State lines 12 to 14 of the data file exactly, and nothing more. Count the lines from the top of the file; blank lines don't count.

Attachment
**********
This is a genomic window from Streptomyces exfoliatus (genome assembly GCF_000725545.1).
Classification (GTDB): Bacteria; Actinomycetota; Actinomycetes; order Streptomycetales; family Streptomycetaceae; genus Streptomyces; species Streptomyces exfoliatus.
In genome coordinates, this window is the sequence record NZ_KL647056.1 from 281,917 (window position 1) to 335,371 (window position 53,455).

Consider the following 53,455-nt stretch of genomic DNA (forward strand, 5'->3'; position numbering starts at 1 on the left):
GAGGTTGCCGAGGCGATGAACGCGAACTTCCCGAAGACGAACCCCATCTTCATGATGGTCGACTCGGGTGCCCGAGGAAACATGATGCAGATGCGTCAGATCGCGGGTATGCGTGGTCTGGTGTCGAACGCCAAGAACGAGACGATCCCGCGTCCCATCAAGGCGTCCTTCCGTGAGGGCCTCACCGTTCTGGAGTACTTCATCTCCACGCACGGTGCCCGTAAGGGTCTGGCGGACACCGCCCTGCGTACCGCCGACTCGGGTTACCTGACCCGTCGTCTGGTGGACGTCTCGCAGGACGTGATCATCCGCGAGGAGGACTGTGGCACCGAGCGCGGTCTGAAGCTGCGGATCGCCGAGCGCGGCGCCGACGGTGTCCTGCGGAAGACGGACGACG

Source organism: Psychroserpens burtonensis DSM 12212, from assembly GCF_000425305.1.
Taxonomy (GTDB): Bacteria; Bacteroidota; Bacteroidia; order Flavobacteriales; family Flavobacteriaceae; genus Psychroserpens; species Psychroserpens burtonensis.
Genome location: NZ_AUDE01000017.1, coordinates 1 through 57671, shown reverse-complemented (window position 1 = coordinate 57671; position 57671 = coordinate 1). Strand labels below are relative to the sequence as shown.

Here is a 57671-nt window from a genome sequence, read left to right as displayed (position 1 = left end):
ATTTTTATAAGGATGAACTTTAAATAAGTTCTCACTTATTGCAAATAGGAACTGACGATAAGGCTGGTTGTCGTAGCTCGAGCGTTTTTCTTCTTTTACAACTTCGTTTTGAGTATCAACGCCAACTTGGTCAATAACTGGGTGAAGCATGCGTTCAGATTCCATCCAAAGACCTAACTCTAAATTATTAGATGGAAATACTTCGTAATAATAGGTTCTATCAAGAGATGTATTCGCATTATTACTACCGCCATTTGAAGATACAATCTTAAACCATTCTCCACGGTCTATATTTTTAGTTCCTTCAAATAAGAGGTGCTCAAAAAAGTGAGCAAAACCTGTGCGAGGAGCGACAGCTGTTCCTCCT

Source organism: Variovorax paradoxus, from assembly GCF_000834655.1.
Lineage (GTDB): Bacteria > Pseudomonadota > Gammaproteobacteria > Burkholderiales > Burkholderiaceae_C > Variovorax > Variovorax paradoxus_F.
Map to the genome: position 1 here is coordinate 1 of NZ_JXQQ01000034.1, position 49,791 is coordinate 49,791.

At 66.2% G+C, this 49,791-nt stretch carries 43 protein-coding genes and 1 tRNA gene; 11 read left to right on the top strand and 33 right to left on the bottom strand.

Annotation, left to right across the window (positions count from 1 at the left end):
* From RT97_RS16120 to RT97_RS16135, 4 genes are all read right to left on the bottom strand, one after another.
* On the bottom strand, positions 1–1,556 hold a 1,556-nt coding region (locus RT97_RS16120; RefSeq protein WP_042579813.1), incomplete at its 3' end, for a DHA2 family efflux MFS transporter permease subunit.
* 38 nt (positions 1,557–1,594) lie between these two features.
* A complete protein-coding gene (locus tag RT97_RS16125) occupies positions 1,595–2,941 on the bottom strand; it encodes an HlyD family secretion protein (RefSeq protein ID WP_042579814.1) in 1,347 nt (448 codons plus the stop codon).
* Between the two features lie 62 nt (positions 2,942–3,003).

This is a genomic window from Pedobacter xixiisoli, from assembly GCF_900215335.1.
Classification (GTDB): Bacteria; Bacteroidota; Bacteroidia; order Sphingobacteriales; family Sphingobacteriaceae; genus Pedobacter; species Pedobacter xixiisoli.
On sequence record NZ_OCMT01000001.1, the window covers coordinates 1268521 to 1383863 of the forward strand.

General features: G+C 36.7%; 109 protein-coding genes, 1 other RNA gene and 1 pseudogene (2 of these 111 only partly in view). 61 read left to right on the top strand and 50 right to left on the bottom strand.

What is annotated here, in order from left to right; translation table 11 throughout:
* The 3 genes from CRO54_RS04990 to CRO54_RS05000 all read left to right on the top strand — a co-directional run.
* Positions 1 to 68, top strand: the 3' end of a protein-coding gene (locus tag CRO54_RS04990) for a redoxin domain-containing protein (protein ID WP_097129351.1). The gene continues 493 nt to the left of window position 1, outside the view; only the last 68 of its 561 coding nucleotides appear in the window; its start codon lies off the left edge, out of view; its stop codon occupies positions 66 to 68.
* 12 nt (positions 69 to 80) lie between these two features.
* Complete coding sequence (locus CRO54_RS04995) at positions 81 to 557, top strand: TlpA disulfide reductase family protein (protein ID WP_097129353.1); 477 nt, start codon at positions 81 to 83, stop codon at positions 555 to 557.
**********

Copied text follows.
Lineage (GTDB): Bacteria > Pseudomonadota > Gammaproteobacteria > Burkholderiales > Burkholderiaceae_C > Variovorax > Variovorax paradoxus_F.
Map to the genome: position 1 here is coordinate 1 of NZ_JXQQ01000034.1, position 49,791 is coordinate 49,791.

At 66.2% G+C, this 49,791-nt stretch carries 43 protein-coding genes and 1 tRNA gene; 11 read left to right on the top strand and 33 right to left on the bottom strand.